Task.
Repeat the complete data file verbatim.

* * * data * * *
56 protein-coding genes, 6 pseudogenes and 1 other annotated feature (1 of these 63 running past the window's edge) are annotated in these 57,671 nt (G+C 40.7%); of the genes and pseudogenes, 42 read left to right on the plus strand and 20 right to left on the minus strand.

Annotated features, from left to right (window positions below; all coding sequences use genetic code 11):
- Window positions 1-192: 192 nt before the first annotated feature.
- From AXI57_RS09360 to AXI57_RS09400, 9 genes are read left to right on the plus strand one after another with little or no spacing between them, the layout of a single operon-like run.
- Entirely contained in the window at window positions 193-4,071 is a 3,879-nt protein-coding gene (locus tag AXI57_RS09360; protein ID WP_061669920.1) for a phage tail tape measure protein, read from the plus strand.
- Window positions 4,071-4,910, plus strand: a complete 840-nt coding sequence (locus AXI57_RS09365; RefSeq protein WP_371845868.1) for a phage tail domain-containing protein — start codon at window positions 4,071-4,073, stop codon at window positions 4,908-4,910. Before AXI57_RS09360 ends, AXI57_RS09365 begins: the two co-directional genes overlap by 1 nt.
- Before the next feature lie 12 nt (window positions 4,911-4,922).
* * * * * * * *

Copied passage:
56 protein-coding genes, 6 pseudogenes and 1 other annotated feature (1 of these 63 running past the window's edge) are annotated in these 57,671 nt (G+C 40.7%); of the genes and pseudogenes, 42 read left to right on the plus strand and 20 right to left on the minus strand.

Annotated features, from left to right (window positions below; all coding sequences use genetic code 11):
- Window positions 1-192: 192 nt before the first annotated feature.
- From AXI57_RS09360 to AXI57_RS09400, 9 genes are read left to right on the plus strand one after another with little or no spacing between them, the layout of a single operon-like run.
- Entirely contained in the window at window positions 193-4,071 is a 3,879-nt protein-coding gene (locus tag AXI57_RS09360; protein ID WP_061669920.1) for a phage tail tape measure protein, read from the plus strand.
- Window positions 4,071-4,910, plus strand: a complete 840-nt coding sequence (locus AXI57_RS09365; RefSeq protein WP_371845868.1) for a phage tail domain-containing protein — start codon at window positions 4,071-4,073, stop codon at window positions 4,908-4,910. Before AXI57_RS09360 ends, AXI57_RS09365 begins: the two co-directional genes overlap by 1 nt.
- Before the next feature lie 12 nt (window positions 4,911-4,922).